TV5, ABS-CBN defer deal to answer NTC, House issues
MANILA, Philippines — The return of ABS-CBN Corp. to free-to-air television will have to wait a little longer.
The Lopez family-led firm and TV5 Network Inc. on Wednesday announced that they “have agreed to pause” on the closing of their landmark deal, which was earlier set this month, that would allow ABS-CBN to return to free TV through a joint venture with the Manuel Pangilinan-owned broadcast enterprise.
In a joint statement on Wednesday, the media companies said they would evaluate and respond to issues raised by the National Telecommunications Commission (NTC) and legislators.
On Aug. 11, the parties disclosed the signing of their partnership that would elevate their existing block time agreement, which has allowed ABS-CBN shows to be aired via TV5. Under the agreement, ABS-CBN will acquire 34.99 percent of TV5 for P2.16 billion, with an option to raise this to 50 percent after eight years.
On the same day, the NTC said it was “monitoring developments” of the deal, with Commissioner Gamaliel Cordoba raising the need to look at the alleged violations of the Lopez firm that were flagged during its franchise renewal hearing in 2020, including tax payments and foreign ownership that ABS-CBN had refuted before.
In Congress, Sagip party list lawmaker Rodante Marcoleta delivered a privilege speech against the deal, after which three members of the House of Representatives separately filed resolutions seeking to investigate the alleged foreign ownership of TV5.
Marcoleta claimed that TV5 violated a NTC memorandum prohibiting a franchise grantee from entering into mergers with companies that have outstanding obligations to the government and without congressional approval.
He also claimed that ABS-CBN still owed the government billions of pesos in taxes, adding that the company did not have permits for digital broadcast and illegally sold millions of pay-per-view devices without NTC approval.
However, a lawmaker has expressed concern that another House inquiry “may result in the derogation of press freedom and free speech.”
In a letter addressed to Speaker Martin Romualdez, Albay Rep. Edcel Lagman stood by the two companies and said there was “absolutely nothing wrong” with the joint venture agreement they were planning to do.
“What is definitely errant is when authorities trample on the freedom of expression and of the press,” Lagman wrote Romualdez.
Lagman assured Romualdez that the deal was not a merger wherein one entity absorbed another to form a new one as defined under Republic Act No. 10667, or the Philippine Competition Act. It was also not an acquisition since ABS-CBN would not get control of TV5.
He added that he believed a partnership between both companies “would enhance fair competition in the television and broadcast industry.”
“Healthy competition will ensue as networks would compete for revenues and viewership,” he said. “Competition also improves quality of shows, news coverage, commentary and entertainment. Not even the current dominant network opposes the transaction,” he added.
A media scholar also urged both companies to “fight back and resist” efforts to undermine the deal and thus prolong ABS-CBN’s difficulties in getting back on air.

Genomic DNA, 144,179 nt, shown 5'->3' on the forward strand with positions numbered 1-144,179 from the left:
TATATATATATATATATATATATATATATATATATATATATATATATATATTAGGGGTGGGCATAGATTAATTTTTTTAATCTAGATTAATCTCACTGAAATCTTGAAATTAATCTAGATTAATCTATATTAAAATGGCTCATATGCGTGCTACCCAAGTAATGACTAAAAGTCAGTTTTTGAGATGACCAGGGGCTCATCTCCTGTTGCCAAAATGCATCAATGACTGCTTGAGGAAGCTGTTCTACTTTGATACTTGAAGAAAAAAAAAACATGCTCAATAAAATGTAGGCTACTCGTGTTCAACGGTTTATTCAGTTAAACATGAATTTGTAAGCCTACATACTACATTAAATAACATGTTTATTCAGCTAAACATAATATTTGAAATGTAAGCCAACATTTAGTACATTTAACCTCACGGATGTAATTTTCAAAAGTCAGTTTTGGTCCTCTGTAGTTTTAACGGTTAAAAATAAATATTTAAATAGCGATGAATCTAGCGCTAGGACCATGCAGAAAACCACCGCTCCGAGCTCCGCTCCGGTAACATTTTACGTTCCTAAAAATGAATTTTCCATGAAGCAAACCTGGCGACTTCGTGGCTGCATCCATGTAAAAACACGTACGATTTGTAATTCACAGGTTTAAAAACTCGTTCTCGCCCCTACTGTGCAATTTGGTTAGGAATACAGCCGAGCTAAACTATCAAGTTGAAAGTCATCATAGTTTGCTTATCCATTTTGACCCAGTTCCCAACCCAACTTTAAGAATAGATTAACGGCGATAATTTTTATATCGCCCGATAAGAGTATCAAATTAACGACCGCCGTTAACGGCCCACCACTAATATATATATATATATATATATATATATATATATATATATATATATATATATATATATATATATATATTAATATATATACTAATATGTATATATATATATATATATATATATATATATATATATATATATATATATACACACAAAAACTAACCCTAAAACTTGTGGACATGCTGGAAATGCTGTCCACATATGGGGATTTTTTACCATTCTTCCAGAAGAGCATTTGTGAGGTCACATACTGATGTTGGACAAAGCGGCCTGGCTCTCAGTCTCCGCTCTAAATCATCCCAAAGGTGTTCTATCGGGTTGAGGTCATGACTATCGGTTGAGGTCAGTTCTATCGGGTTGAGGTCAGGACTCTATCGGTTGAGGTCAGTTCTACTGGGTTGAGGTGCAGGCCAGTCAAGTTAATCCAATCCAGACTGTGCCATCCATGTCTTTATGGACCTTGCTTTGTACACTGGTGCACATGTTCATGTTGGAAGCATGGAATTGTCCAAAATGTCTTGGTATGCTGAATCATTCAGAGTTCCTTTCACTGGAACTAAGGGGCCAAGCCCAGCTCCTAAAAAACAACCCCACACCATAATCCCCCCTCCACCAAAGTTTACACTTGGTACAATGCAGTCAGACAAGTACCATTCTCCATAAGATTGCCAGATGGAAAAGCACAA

Danilo Arao, journalism professor from the University of the Philippines Diliman, urged both companies to assert editorial independence and proceed with the partnership instead.
He added that while ABS-CBN’s franchise has been denied, this should not prevent it from “exploring other legal means to have its content back on free TV and free radio… it’s not as if ABS-CBN is taking over TV5 operations.”
“For sure, their legal teams can attest to the legality,” he said. “It’s incumbent upon them to push back most especially at a time when the powers that be are exposing themselves as enemies of press freedom.”
Mockery of law
Arao added that the moves of certain legislators like Marcoleta as well as the NTC itself “show the audacity to harass and intimidate the media in the guise of alleged franchise violations.”
Infrawatch PH convener Terry Ridon, in a statement on Wednesday, said the transaction should proceed as this would not violate any regulation.
“While we respect the decision of both TV5 and ABS-CBN to pause its closing preparations in its ongoing transaction in deference to Congress and the [NTC], we reiterate our view that the transaction does not require the prior approval of Congress as this does not involve the sale of controlling shares of TV5 to another entity,” he said.
“The new government should take notice that this transaction is entirely distinct from the franchise proceedings in the previous government, and if it is truly committed to its call for unity among our people, it should step aside and let this transaction proceed and allow all voices to be broadcast, no matter how inconvenient or discordant these voices may be,” he added.
ABS-CBN, which used to be the country’s biggest TV network, failed to renew its franchise after its application was rejected during the previous administration by a House dominated by allies of then President Rodrigo Duterte.
The former president had criticized the network in 2018 for failing to air his campaign advertisements for the May 2016 elections and vowed that its franchise would not be renewed.
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